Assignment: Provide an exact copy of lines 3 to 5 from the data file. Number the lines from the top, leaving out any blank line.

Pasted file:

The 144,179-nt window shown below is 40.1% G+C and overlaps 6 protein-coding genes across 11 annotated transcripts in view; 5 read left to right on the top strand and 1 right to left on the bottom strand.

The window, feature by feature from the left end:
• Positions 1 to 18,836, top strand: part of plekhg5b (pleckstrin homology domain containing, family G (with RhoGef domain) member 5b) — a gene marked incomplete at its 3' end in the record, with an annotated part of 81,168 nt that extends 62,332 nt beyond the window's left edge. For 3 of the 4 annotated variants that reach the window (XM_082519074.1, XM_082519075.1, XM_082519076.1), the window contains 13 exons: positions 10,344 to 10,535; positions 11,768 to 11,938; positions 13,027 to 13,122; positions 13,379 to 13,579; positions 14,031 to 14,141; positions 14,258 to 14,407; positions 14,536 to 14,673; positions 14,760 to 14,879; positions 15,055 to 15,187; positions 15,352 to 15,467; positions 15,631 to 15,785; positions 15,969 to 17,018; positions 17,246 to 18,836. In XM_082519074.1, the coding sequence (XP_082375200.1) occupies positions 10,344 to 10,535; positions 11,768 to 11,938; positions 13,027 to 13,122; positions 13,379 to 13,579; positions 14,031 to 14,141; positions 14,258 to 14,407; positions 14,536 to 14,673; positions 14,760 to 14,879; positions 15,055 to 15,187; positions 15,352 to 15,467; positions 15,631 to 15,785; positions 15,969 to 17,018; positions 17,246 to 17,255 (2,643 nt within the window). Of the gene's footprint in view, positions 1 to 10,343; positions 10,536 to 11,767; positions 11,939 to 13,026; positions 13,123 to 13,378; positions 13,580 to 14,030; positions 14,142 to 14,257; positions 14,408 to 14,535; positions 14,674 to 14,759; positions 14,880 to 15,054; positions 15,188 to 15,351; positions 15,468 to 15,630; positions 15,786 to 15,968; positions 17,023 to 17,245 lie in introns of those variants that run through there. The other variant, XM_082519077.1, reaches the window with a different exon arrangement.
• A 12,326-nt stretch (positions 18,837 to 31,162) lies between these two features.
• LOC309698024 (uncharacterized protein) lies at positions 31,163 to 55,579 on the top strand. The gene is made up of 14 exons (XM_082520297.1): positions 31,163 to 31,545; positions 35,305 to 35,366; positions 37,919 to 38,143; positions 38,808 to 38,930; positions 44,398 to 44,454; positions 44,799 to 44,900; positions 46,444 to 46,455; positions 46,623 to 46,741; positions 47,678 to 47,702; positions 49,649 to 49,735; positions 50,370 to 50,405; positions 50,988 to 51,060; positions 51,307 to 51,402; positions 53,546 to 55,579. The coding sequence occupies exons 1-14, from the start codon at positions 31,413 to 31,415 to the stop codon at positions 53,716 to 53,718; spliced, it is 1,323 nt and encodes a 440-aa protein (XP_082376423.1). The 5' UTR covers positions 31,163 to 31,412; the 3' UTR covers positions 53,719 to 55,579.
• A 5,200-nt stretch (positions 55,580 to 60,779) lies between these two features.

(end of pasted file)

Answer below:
• Positions 1 to 18,836, top strand: part of plekhg5b (pleckstrin homology domain containing, family G (with RhoGef domain) member 5b) — a gene marked incomplete at its 3' end in the record, with an annotated part of 81,168 nt that extends 62,332 nt beyond the window's left edge. For 3 of the 4 annotated variants that reach the window (XM_082519074.1, XM_082519075.1, XM_082519076.1), the window contains 13 exons: positions 10,344 to 10,535; positions 11,768 to 11,938; positions 13,027 to 13,122; positions 13,379 to 13,579; positions 14,031 to 14,141; positions 14,258 to 14,407; positions 14,536 to 14,673; positions 14,760 to 14,879; positions 15,055 to 15,187; positions 15,352 to 15,467; positions 15,631 to 15,785; positions 15,969 to 17,018; positions 17,246 to 18,836. In XM_082519074.1, the coding sequence (XP_082375200.1) occupies positions 10,344 to 10,535; positions 11,768 to 11,938; positions 13,027 to 13,122; positions 13,379 to 13,579; positions 14,031 to 14,141; positions 14,258 to 14,407; positions 14,536 to 14,673; positions 14,760 to 14,879; positions 15,055 to 15,187; positions 15,352 to 15,467; positions 15,631 to 15,785; positions 15,969 to 17,018; positions 17,246 to 17,255 (2,643 nt within the window). Of the gene's footprint in view, positions 1 to 10,343; positions 10,536 to 11,767; positions 11,939 to 13,026; positions 13,123 to 13,378; positions 13,580 to 14,030; positions 14,142 to 14,257; positions 14,408 to 14,535; positions 14,674 to 14,759; positions 14,880 to 15,054; positions 15,188 to 15,351; positions 15,468 to 15,630; positions 15,786 to 15,968; positions 17,023 to 17,245 lie in introns of those variants that run through there. The other variant, XM_082519077.1, reaches the window with a different exon arrangement.
• A 12,326-nt stretch (positions 18,837 to 31,162) lies between these two features.
• LOC309698024 (uncharacterized protein) lies at positions 31,163 to 55,579 on the top strand. The gene is made up of 14 exons (XM_082520297.1): positions 31,163 to 31,545; positions 35,305 to 35,366; positions 37,919 to 38,143; positions 38,808 to 38,930; positions 44,398 to 44,454; positions 44,799 to 44,900; positions 46,444 to 46,455; positions 46,623 to 46,741; positions 47,678 to 47,702; positions 49,649 to 49,735; positions 50,370 to 50,405; positions 50,988 to 51,060; positions 51,307 to 51,402; positions 53,546 to 55,579. The coding sequence occupies exons 1-14, from the start codon at positions 31,413 to 31,415 to the stop codon at positions 53,716 to 53,718; spliced, it is 1,323 nt and encodes a 440-aa protein (XP_082376423.1). The 5' UTR covers positions 31,163 to 31,412; the 3' UTR covers positions 53,719 to 55,579.